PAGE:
How to Convert Capezio Sizes

Updated June 13, 2017

For over a century, Capezio has been outfitting dancers and other theatrical artists with high-quality footwear. The company produces everything from soft ballet slippers and pointe shoes to tap, modern and jazz shoes. It makes good sense to buy your dance shoes only after consulting with a professional fitter, because different styles vary in terms of how they shape to your foot. If you elect to bypass a professional fitting, or if you are merely reordering a specific style shoe that you know suits your needs, you can convert sizes on your own.

Determine your current street shoe size. If your feet are still growing and you have not purchased street shoes recently, properly and carefully measure your feet to verify your current size. Avoid mere estimates, as this can lead to poorly fitting dance shoes and may leave the foot unsupported and vulnerable to injury or can cause unnecessary rubbing, blistering and pain.

Download Capezio's "Footwear Fitting Guide" from the company's official website, This will serve as your primary tool when converting from your street shoe size to Capezio sizes.

Find the section of the chart that accurately reflects your gender and age. Women's shoes, men's shoes and children's shoes convert differently, and Capezio breaks down its conversion chart into these three separate sections.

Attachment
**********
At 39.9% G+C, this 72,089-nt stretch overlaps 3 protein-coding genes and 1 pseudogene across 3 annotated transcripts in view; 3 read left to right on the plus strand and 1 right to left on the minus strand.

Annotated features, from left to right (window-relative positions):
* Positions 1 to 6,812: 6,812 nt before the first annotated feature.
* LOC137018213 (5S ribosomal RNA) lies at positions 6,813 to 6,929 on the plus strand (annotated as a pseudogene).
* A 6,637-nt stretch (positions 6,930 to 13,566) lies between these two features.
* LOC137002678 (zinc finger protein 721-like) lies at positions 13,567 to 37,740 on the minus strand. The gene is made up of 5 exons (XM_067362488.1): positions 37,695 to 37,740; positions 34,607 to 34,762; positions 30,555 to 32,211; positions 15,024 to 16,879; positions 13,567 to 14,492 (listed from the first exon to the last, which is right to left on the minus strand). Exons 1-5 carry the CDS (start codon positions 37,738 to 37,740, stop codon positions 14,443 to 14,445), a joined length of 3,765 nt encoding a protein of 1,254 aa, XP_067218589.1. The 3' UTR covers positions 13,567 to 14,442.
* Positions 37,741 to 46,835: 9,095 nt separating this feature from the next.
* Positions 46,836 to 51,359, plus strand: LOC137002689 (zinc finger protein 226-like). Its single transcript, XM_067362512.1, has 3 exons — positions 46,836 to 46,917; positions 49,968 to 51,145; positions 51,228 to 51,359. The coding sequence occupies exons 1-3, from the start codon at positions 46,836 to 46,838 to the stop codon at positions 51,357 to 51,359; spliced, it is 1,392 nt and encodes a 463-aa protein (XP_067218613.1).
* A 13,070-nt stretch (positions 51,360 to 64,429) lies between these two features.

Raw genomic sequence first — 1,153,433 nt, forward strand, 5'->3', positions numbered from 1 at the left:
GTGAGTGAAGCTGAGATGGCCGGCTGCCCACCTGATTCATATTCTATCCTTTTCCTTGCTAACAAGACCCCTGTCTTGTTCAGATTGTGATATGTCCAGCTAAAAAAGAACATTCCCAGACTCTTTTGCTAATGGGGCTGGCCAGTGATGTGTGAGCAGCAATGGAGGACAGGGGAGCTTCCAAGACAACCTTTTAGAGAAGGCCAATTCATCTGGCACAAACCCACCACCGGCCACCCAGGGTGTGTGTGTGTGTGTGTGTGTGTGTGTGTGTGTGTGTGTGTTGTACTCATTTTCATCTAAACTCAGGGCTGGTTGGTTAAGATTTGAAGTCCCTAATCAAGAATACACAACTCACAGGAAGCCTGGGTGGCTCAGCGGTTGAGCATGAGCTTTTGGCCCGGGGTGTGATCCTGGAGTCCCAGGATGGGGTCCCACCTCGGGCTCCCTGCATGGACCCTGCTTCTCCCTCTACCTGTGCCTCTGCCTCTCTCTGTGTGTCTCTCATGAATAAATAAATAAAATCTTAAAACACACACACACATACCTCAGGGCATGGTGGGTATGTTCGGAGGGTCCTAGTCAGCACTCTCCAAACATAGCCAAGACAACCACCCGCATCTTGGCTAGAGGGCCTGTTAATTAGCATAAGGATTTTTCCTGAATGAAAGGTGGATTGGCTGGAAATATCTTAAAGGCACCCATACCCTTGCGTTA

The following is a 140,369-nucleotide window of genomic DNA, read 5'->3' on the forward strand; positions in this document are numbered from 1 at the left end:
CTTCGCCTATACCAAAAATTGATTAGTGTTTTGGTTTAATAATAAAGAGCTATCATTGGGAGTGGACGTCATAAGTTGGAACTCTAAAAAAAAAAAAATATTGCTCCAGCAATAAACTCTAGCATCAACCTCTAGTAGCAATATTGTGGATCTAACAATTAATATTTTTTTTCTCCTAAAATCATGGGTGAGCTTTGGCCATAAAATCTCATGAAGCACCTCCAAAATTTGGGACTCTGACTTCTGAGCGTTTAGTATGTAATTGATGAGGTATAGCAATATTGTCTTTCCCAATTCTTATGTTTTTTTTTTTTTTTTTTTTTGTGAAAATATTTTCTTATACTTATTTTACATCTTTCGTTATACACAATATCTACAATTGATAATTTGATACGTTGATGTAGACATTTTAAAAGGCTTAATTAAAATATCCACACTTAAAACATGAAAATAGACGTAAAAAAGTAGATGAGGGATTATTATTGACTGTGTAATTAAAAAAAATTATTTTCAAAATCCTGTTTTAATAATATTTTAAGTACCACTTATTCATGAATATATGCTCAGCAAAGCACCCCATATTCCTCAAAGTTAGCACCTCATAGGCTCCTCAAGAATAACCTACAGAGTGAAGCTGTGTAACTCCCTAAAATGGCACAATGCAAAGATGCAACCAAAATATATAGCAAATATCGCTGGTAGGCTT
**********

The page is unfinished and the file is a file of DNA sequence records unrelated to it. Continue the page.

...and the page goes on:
Locate the type of dance shoe you wish to purchase. Types of shoes are listed on the left-hand column of each section and include categories such as soft ballet slippers, pointe shoes and tap shoes. Once you locate the type of shoe you want, read directly across to the right until you locate the specific style number associated with the shoe you plan to purchase.

Redirect your attention to the information located at the top of the column in which your style number appears. Note whether you must purchase your exact street shoe size or if you must size up or down -- and by how much -- for the particular style you have selected.


Remember, a conversion chart -- no matter how accurate -- is merely a guide. Guides are never perfect substitutes for professionals who received training in how to fit you precisely. Capezio suggests that your dance instructor supervise and approve pointe shoe selections and notes that, depending on the dancer's age, dance students may need to check their pointe shoes for proper fit at six-month intervals.

Things You'll Need

  • Capezio's "Footwear Fitting Guide"
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About the Author

Judy Fisk has been writing professionally since 2011, specializing in fitness, recreation, culture and the arts. A certified fitness instructor with decades of dance training, she has taught older adults, teens and kids. She has written educational and fundraising material for several non-profit organizations and her work has appeared in numerous major online publications. Fisk holds a Bachelor of Arts in public and international affairs from Princeton University.